People harbor certain assumptions about the Pacific Northwest, and they seem to get more incorrect the farther I get from home. Many folks think, for example, rain. But here in Boise we average just 12 inches of rain a year, only 6 more than Baghdad, and 31 fewer than Cincinnati.
Other folks think, lumberjacks, but China, not the United States, is the leading producer (and consumer) of forest products. And for those who think, hippies, well, pretty much all of my friends own guns.
Heck, some Americans don’t even know where the Pacific Northwest is. A friend with a PhD once had a piece of music he’d written reviewed in the Des Moines Register. He asked me if I knew the critic, saying, “That’s your hometown paper, right?” Um, Iowa is 1,300 miles from Idaho.
Then there are books. Folks seem to assume that the centers of American literature exist in places closer to, well, Brooklyn. But in 2014 I made time to read lots of living writers, and probably half the time I looked at the author’s bio and realized: Hey, this author doesn’t live very far from me.
For example: One of the best books I read last year was Loitering by Charles D’Ambrosio. This update of his older collection, Orphans, represents one of the most engaging and unusual essay collections on my bookshelves. D’Ambrosio grew up in Seattle and writes in Portland.
In 2013, I heard Karen Russell read her devastating short story, “Madame Bovary’s Greyhound.” I’ve reread it twice since (it’s in the Best American Short Stories 2014). Guess where Russell lives now? Portland.
That’s not far from Keizer, Oregon, where Gina Oschner writes strange, beautiful stories. Which in turn isn’t too far from Eugene, Oregon, where Jason Brown writes and teaches; his short story “Driving the Heart” is one of my favorites of all time.
I read Denis Johnson’s weird, cool, gothic novel Already Dead this year: he writes in northern Idaho. Brian Doyle’s The Plover is an exuberant love letter to the sea; he lives in Portland. Adrianne Harun wrote her spooky and mesmerizing A Man Came Out of a Door in the Mountain in Port Townsend, Washington. I read more of Jess Walter’s work this year; he is funny, daring, and brilliant. And he lives in—drum roll—Spokane. So does Shann Ray, whose American Masculine twines violence and tenderness in a way I haven’t seen since Annie Proulx’s Wyoming Stories.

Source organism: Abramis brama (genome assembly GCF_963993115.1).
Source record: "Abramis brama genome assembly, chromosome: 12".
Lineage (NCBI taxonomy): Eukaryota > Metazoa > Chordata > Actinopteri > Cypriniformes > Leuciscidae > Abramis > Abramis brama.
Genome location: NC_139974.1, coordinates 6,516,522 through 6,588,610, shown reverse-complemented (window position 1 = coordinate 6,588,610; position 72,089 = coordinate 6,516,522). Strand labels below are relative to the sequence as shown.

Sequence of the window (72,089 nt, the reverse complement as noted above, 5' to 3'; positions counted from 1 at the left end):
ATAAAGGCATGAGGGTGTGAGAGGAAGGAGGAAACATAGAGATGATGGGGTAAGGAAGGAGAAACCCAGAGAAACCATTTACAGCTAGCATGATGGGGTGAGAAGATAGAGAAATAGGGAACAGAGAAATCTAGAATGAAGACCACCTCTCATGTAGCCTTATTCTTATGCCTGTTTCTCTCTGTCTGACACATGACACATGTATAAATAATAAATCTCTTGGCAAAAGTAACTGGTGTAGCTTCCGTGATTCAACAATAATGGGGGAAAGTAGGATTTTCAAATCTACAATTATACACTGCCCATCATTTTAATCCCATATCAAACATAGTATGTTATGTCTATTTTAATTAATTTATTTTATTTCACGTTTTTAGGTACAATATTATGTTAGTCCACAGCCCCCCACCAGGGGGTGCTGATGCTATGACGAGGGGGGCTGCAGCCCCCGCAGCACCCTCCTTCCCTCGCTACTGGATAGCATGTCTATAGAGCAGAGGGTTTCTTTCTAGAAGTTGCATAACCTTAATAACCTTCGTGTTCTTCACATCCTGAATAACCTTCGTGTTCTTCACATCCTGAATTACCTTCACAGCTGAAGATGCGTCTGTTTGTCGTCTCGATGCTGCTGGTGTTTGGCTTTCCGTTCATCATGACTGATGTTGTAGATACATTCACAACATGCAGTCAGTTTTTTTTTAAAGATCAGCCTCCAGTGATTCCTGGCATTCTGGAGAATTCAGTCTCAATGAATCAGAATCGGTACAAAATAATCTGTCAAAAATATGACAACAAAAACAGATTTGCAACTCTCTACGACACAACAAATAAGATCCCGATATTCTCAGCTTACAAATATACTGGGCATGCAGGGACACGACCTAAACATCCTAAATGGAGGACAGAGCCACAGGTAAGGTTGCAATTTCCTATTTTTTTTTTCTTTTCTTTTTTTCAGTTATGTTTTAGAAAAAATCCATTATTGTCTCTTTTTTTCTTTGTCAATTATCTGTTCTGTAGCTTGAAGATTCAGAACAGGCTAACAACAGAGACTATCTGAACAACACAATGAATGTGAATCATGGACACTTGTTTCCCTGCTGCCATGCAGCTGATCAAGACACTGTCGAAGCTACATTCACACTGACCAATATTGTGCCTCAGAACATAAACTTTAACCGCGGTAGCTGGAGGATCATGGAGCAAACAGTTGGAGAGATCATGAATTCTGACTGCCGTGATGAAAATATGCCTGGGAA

Several years ago I read Alan Heathcock’s dynamite first book Volt. In November, at an outdoor reading surrounded by propane heaters, I heard him read the story “Smoke” in his preacher’s voice. It’s a phenomenally moving piece of fiction, and he wrote it three miles from my house in Boise.
Patrick DeWitt, who wrote The Sisters Brothers, lives in Portland. So does the legendary Ursula K. LeGuin, who I heard give a barnburner of a speech in November at the National Book Awards. Timothy Egan, whose columns you probably read in the New York Times, lives in Seattle. Marilynne Robinson grew up in Idaho, and her new novel Lila is an exquisite, fascinating work—no chapters, just one long unfurling tour de force.
Then there are the novels I haven’t made it to yet. I’ve heard that Molly Gloss’s Falling From Horses might be her best book. More than one bookseller told me that I have to read Rene Denfield’s debut The Enchanted. Both these writers live in Portland. Don’t forget Barry Lopez (Oregon), Robert Wrigley (Idaho), Kim Barnes (Idaho), the always fascinating Walter Kirn (Montana), and David Abrams (Montana), whose Fobbit is a fundamental brick in the wall of books coming from Iraq and Afghanistan veterans. I’m forgetting dozens more.
Oh, we also have some of the best bookstores you’ll ever enter: Powell’s, Annie Bloom’s, Elliott Bay Book Company, Sunriver Books & Music in Sunriver, Village Books in Bellingham, Auntie’s in Spokane, Iconoclast Books in Ketchum, BookPeople in Moscow, Rediscovered Bookshop in Boise—I’m not even using the internet to think of these.